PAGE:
A tale of two elections

Well, that’s one election down. I found Wednesday exciting and emotional. We have known all year that history could be made in the US with the possibility of either a woman or Afro-American president being elected. Here in New Zealand everyone seemed to be hoping for an Obama victory and were openly delighted with the result.

Now we can shift attention to our own election – which occurs in Saturday!

There are big differences between these two elections – quite apart from their historic and international significance.Β  One feature I see as an advantage is the MMP system – the mixed member proportional representation we have in our Parliament. This means that we can elect a more representative parliament than under the old first past the post system where we sometimes found a party could be elected with less votes than the defeated party.

Advantages of MMP

Some people don’t like the fact that we now tend to have governments which are coalitions, or minority governments supported by agreements with smaller parties. However, I see that as an advantage. Government formation, and to some extent their legislative programme, now involves negotiation. There is more chance for the interests of all social groups to be represented.

Even parties which are outside a government coalition and/or have no support agreement can participate in the normal parliamentary processes. This also helps democratic representation. And there is not doubt that the composition of our parliament these days is far more representative than it use to be under the old fist past the post system.

Election of parliament – not government

So, personally, I don’t approach Saturdays election in terms of election of a government or Prime Minister – but in terms of election of a parliament. This means that I must consider all the political parties who realistically have a chance of representation – not just the National and Labour Parties.

I realise that single issues don’t usually determine an election – or individuals voting decisions. However, there’s no doubt that attitudes towards science are important for our country’s future. This is central to issues like our economy, threats to our agricultural industry, development of other industries and responses to climate change. All issues which people consider at election time. It’s worth, therefore, considering the science policies of the political parties.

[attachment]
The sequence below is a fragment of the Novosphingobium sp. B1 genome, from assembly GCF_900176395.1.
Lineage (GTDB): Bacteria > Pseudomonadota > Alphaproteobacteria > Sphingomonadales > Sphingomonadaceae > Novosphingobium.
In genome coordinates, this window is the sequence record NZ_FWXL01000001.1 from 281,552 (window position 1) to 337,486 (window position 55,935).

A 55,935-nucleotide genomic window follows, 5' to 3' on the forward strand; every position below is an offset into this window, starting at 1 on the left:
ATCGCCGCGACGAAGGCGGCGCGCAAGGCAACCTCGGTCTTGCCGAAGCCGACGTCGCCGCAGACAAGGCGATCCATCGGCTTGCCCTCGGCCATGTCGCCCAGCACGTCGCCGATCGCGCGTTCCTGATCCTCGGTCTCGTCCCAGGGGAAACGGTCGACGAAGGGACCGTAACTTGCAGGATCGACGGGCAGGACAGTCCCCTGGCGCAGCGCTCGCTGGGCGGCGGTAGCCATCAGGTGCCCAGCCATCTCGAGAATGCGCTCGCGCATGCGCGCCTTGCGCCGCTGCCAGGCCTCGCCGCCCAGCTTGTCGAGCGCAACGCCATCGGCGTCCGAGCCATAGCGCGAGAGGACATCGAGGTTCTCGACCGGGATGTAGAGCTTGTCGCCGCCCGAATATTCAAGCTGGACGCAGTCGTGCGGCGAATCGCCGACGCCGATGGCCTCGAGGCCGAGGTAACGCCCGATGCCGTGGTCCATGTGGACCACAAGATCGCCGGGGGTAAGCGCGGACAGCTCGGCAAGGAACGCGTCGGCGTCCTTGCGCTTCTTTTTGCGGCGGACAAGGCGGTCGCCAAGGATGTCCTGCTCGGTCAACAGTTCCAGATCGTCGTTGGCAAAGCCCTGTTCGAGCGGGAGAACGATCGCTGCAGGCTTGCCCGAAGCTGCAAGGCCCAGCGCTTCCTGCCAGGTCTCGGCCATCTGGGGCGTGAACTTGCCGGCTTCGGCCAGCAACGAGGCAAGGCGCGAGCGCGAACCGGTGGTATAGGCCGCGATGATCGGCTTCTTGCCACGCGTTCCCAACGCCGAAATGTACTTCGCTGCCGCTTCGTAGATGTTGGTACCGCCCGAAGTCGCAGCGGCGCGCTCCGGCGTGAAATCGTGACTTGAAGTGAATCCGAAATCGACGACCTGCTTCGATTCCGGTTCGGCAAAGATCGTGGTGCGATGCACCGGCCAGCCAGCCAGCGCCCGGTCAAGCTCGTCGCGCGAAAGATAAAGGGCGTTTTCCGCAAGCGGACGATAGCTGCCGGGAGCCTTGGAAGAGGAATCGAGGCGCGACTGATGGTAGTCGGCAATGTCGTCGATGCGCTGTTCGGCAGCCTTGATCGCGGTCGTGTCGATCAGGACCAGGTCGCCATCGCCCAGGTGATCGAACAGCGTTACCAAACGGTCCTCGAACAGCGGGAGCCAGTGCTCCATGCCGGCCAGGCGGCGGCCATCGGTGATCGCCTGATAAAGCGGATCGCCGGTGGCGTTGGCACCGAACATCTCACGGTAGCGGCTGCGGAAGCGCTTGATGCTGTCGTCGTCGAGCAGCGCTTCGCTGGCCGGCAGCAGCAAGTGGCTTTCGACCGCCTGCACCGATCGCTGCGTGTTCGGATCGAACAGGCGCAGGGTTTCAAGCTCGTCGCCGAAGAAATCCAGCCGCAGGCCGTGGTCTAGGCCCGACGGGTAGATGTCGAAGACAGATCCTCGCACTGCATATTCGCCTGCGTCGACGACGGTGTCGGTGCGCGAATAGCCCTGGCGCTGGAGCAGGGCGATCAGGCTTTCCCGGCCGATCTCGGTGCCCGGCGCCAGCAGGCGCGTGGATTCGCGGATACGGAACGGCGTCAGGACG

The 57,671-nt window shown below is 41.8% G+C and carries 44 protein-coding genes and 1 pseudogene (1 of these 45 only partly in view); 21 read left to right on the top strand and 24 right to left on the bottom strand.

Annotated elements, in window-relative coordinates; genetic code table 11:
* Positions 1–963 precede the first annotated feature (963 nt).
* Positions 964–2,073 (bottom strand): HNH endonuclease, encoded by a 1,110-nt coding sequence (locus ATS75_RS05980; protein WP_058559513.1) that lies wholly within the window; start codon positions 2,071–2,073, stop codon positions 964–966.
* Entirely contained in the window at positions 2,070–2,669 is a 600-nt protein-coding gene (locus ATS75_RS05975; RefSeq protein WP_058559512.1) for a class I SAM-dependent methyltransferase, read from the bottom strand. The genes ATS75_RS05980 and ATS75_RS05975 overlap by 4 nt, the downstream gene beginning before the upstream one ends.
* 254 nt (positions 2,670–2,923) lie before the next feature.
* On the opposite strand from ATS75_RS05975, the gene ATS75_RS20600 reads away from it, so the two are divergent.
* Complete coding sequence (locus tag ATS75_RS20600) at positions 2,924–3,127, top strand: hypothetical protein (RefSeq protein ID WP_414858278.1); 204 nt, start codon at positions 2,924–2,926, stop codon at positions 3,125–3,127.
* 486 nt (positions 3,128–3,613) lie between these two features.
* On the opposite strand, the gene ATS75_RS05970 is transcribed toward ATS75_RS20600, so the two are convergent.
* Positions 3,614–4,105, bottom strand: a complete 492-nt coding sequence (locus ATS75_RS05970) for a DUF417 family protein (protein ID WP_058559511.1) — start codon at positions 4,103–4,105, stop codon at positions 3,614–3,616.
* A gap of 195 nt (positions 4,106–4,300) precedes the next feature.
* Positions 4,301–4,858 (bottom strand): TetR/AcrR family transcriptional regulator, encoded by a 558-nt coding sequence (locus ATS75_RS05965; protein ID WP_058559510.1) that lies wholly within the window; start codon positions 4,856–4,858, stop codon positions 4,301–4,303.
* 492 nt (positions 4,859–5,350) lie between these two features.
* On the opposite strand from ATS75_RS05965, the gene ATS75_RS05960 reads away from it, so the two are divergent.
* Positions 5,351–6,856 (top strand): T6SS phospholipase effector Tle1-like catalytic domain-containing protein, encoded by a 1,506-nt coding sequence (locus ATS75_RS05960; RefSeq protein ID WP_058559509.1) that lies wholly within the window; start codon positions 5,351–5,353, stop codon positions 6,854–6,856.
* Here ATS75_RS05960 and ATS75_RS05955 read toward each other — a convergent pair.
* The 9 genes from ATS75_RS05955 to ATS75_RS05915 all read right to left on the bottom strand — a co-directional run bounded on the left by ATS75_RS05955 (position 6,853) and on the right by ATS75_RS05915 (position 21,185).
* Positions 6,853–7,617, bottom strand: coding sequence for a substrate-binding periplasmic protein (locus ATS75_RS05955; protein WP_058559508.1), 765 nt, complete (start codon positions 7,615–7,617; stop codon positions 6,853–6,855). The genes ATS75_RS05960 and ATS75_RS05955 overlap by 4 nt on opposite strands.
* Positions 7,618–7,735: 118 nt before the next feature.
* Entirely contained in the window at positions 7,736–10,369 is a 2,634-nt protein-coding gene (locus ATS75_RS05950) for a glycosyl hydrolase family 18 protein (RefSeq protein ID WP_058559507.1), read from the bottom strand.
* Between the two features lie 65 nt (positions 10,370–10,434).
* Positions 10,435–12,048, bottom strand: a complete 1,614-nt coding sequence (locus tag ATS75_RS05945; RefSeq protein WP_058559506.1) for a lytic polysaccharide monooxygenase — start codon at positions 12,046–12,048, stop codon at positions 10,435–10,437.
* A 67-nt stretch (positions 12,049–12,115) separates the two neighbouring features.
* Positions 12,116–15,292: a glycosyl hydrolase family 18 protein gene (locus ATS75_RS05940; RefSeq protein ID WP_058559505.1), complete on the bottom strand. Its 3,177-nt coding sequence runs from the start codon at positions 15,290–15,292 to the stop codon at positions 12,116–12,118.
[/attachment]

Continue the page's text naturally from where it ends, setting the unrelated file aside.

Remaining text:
Heraclides has suggested a link to the New Zealand Association of Scientists (NZAS) site www.VoteScience.org) which brings together science policy statments from the political parties. It also offers a commentary analysing these statements (NZAS commentary). The Science Media Centre also offers information on the science policies of the minor parties (Election 08: The minor parties on the big science issues and Election 08: 10 science questions for the Green Party).

Have a look if you are interested. But even if you aren’t – don’t forget to vote on Saturday.

See also the statements from the NZAS site:

Green party (2008)
Labour party (2008) interim statement
Labour party (2008) final statement
Maori party (2008)
National party (2008)
NZ First party (2008)
United Futures party (2008)
Progressive party (2008)
NZAS commentary on the party policy statements

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11 responses to “A tale of two elections

  1. *jealous looks from across the ocean*

    One day Canada will have a fair electoral system… one day…

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  2. “the old fist past the post system

    πŸ™‚

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  3. An interesting thought occurred to me as I was reading Ken’s post. Perhaps the plurality of an MMP parliament provides some of the checks and balances that other countries (such as the USA) find in multiple branches of government. In other words, it is much harder (but not impossible) for one faction to achieve total power.

    If this is so, perhaps MMP is a more directly representative way of doing this.